So know this; my blog is not your platform to attack your mythical category of “neurotypical” parents (I am nowhere near “neurotypical” mind you, but that will be a blog post in the near future). And if you cannot understand what I have said, you do not have license to pretend I said something completely different and then attack me for that. To save me from such time-sucking counter-ramblings, only moderated comments will be let through on this post. That means you get to disagree with me, if you do it politely and on topic. If you can’t manage that, this is not the blog for you, go hate me elsewhere.

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12 Responses to Autism is not “difference;” why this matters from a parent’s perspective

  1. Matty Angel says:

    Thank you for sharing. Its to much for me to read in one go, but I think its important to share.

  2. Tsara says:

    Thank-you so much for this! I’ve spent plenty of time chatting with my youngest brother about why he had an honest-to-goodness huge struggle, much harder than his peers, when it came to learning to speak, keeping his lips off heaters, seeing round shaped cars without screaming, keeping a job, paying bills and doing math, if autism was just a difference and not a disability. He is more comfortable with autism being a disability.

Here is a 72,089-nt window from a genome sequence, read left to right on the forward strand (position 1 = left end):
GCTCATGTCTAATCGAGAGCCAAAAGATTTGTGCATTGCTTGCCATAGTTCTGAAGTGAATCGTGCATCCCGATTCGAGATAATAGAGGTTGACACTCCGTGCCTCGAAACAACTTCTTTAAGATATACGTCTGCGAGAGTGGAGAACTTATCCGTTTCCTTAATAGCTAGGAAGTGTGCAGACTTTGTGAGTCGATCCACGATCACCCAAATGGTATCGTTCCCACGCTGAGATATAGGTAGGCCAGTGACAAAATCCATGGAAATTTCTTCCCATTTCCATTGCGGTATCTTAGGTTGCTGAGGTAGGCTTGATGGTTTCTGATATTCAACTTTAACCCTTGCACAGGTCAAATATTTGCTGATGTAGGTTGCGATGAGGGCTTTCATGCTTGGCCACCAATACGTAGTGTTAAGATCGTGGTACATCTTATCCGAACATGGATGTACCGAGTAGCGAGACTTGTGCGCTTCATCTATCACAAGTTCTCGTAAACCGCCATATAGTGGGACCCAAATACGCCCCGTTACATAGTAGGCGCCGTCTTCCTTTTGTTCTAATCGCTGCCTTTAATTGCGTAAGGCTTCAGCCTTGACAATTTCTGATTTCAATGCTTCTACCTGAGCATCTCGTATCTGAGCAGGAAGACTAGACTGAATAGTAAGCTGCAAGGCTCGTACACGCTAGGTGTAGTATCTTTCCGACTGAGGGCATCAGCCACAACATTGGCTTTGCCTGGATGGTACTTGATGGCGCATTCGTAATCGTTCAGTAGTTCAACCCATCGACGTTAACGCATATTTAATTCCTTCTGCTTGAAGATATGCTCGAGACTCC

My autistic brothers were very challenged. They were also fantastic and hard working and eye opening and exhausting and helpful and adorable! They are valuable people who deserve to be seen as such!

    I thank you Linda for doing such an excellent job of explaining that it is not bad to see our loved ones disabilities, nor is it hurtful to say so. The hurt comes in judging disabilities themselves as something bad or pitiful, something to be afraid of saying comfortably.

    There is prejudice in being unwilling to say that someone has a disability.

    And, admittedly, I also want the world to see my autistic loved ones (and I have many!) as different, not less. And I want them to see themselves that way. I also want them to know that their labels or challenges don’t define them, which is easier to teach to when we are willing to talk about the disability comfortably.